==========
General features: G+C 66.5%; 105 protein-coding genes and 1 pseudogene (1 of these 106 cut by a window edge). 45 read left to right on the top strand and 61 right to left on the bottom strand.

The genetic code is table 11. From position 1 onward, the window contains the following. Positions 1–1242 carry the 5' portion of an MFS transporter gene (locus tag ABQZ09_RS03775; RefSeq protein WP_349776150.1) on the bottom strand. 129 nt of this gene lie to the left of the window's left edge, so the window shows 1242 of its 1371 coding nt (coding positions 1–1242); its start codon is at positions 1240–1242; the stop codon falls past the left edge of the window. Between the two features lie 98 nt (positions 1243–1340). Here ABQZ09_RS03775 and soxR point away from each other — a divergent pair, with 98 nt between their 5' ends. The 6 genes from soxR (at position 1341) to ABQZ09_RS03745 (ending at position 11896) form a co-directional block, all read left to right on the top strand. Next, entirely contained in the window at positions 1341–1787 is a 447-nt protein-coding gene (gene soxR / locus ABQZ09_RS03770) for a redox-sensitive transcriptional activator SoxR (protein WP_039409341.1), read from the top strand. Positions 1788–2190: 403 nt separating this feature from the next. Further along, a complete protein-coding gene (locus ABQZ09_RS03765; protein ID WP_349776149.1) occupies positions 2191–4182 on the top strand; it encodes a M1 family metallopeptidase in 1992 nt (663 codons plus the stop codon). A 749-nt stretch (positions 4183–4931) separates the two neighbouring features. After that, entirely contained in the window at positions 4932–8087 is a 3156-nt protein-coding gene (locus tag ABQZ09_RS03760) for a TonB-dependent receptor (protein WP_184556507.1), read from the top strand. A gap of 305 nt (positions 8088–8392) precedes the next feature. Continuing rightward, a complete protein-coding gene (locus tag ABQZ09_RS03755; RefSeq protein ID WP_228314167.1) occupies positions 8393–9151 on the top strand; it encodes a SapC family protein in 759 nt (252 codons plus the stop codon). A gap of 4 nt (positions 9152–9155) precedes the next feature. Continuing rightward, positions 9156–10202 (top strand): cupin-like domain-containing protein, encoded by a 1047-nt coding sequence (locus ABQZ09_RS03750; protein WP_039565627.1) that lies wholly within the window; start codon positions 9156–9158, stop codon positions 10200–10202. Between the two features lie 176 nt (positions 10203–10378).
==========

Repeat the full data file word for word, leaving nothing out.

General features: G+C 66.5%; 105 protein-coding genes and 1 pseudogene (1 of these 106 cut by a window edge). 45 read left to right on the top strand and 61 right to left on the bottom strand.

The genetic code is table 11. From position 1 onward, the window contains the following. Positions 1–1242 carry the 5' portion of an MFS transporter gene (locus tag ABQZ09_RS03775; RefSeq protein WP_349776150.1) on the bottom strand. 129 nt of this gene lie to the left of the window's left edge, so the window shows 1242 of its 1371 coding nt (coding positions 1–1242); its start codon is at positions 1240–1242; the stop codon falls past the left edge of the window. Between the two features lie 98 nt (positions 1243–1340). Here ABQZ09_RS03775 and soxR point away from each other — a divergent pair, with 98 nt between their 5' ends. The 6 genes from soxR (at position 1341) to ABQZ09_RS03745 (ending at position 11896) form a co-directional block, all read left to right on the top strand. Next, entirely contained in the window at positions 1341–1787 is a 447-nt protein-coding gene (gene soxR / locus ABQZ09_RS03770) for a redox-sensitive transcriptional activator SoxR (protein WP_039409341.1), read from the top strand. Positions 1788–2190: 403 nt separating this feature from the next. Further along, a complete protein-coding gene (locus ABQZ09_RS03765; protein ID WP_349776149.1) occupies positions 2191–4182 on the top strand; it encodes a M1 family metallopeptidase in 1992 nt (663 codons plus the stop codon). A 749-nt stretch (positions 4183–4931) separates the two neighbouring features. After that, entirely contained in the window at positions 4932–8087 is a 3156-nt protein-coding gene (locus tag ABQZ09_RS03760) for a TonB-dependent receptor (protein WP_184556507.1), read from the top strand. A gap of 305 nt (positions 8088–8392) precedes the next feature. Continuing rightward, a complete protein-coding gene (locus tag ABQZ09_RS03755; RefSeq protein ID WP_228314167.1) occupies positions 8393–9151 on the top strand; it encodes a SapC family protein in 759 nt (252 codons plus the stop codon). A gap of 4 nt (positions 9152–9155) precedes the next feature. Continuing rightward, positions 9156–10202 (top strand): cupin-like domain-containing protein, encoded by a 1047-nt coding sequence (locus ABQZ09_RS03750; protein WP_039565627.1) that lies wholly within the window; start codon positions 9156–9158, stop codon positions 10200–10202. Between the two features lie 176 nt (positions 10203–10378).